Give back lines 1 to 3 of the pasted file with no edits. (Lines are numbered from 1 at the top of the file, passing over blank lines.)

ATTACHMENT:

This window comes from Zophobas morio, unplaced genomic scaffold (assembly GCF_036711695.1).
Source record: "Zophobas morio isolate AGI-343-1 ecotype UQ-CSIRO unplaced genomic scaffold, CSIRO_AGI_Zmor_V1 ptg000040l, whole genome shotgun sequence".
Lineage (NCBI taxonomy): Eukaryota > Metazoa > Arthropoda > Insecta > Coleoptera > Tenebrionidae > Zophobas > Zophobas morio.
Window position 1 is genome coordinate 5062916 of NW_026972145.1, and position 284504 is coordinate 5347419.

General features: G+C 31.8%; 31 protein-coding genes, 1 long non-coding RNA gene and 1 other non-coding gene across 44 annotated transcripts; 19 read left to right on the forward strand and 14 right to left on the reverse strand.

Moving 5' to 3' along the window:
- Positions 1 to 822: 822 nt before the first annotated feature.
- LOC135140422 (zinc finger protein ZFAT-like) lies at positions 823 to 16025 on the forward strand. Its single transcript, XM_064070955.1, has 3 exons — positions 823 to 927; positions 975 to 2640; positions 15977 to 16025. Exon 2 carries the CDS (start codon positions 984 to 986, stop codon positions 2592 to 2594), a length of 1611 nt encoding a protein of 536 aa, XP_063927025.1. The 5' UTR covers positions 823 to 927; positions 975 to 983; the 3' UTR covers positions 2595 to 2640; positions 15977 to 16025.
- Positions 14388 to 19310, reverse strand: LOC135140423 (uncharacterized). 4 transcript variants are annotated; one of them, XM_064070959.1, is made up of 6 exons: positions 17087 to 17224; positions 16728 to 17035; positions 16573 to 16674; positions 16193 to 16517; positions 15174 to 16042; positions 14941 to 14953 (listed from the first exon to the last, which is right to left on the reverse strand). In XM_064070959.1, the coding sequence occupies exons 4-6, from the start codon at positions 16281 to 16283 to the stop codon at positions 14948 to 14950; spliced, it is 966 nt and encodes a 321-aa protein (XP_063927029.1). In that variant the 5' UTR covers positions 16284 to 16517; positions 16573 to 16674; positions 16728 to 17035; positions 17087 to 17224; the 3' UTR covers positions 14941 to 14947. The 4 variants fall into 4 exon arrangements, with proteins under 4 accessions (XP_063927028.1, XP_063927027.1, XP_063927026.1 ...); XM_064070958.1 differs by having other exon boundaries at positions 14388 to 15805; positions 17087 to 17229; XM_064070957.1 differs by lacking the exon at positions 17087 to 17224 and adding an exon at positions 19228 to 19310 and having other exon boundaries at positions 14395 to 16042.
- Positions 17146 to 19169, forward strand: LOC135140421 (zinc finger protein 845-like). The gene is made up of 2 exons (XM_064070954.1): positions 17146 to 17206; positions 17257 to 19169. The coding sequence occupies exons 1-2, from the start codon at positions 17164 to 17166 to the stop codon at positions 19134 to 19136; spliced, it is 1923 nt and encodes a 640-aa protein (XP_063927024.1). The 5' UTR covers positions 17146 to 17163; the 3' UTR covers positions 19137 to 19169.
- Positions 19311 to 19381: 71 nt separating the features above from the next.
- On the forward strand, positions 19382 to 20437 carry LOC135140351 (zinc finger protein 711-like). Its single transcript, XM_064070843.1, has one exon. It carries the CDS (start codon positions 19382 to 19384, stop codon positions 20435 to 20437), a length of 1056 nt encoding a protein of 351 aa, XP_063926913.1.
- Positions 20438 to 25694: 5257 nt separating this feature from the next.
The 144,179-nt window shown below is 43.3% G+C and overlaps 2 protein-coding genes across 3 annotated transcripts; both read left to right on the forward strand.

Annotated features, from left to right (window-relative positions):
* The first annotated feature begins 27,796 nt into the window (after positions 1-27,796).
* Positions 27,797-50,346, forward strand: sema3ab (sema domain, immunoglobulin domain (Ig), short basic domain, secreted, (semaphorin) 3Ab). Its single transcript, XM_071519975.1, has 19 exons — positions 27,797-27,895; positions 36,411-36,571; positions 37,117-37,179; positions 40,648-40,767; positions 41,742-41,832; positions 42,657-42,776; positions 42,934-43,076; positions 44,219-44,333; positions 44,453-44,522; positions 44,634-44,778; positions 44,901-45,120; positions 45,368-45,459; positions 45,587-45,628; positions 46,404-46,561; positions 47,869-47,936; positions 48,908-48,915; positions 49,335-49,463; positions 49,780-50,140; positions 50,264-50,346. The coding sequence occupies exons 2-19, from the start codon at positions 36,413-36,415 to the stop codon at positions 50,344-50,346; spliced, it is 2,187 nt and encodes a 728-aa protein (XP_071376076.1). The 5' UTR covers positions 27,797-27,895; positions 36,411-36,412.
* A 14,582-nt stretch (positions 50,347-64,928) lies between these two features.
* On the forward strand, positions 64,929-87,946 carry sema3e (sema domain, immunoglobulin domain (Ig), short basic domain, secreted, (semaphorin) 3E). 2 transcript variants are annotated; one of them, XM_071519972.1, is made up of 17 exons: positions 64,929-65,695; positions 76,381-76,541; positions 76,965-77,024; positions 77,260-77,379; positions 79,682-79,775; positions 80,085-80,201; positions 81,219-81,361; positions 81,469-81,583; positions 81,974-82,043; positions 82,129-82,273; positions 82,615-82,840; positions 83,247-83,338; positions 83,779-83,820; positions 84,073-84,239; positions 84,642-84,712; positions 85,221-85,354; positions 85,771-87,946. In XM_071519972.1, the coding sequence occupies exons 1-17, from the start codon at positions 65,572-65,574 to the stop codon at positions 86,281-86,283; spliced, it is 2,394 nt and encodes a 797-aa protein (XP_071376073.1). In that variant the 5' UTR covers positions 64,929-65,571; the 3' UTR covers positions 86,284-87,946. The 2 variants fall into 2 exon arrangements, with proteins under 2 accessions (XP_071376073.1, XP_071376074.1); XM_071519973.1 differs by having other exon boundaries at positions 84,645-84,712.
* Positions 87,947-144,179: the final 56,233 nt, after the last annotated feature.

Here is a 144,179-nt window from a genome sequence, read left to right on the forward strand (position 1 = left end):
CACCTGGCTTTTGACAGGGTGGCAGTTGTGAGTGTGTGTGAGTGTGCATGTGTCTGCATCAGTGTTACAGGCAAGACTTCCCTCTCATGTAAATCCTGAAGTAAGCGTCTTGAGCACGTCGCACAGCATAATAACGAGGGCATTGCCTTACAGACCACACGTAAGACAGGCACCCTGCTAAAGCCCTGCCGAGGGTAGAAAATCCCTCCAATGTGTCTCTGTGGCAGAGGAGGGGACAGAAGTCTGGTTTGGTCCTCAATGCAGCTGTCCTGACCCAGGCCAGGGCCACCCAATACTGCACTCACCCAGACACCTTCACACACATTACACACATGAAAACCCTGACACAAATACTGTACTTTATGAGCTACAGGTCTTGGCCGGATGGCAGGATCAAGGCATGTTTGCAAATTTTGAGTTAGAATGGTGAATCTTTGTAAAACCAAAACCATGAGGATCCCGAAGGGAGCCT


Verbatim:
This window comes from Zophobas morio, unplaced genomic scaffold (assembly GCF_036711695.1).
Source record: "Zophobas morio isolate AGI-343-1 ecotype UQ-CSIRO unplaced genomic scaffold, CSIRO_AGI_Zmor_V1 ptg000040l, whole genome shotgun sequence".
Lineage (NCBI taxonomy): Eukaryota > Metazoa > Arthropoda > Insecta > Coleoptera > Tenebrionidae > Zophobas > Zophobas morio.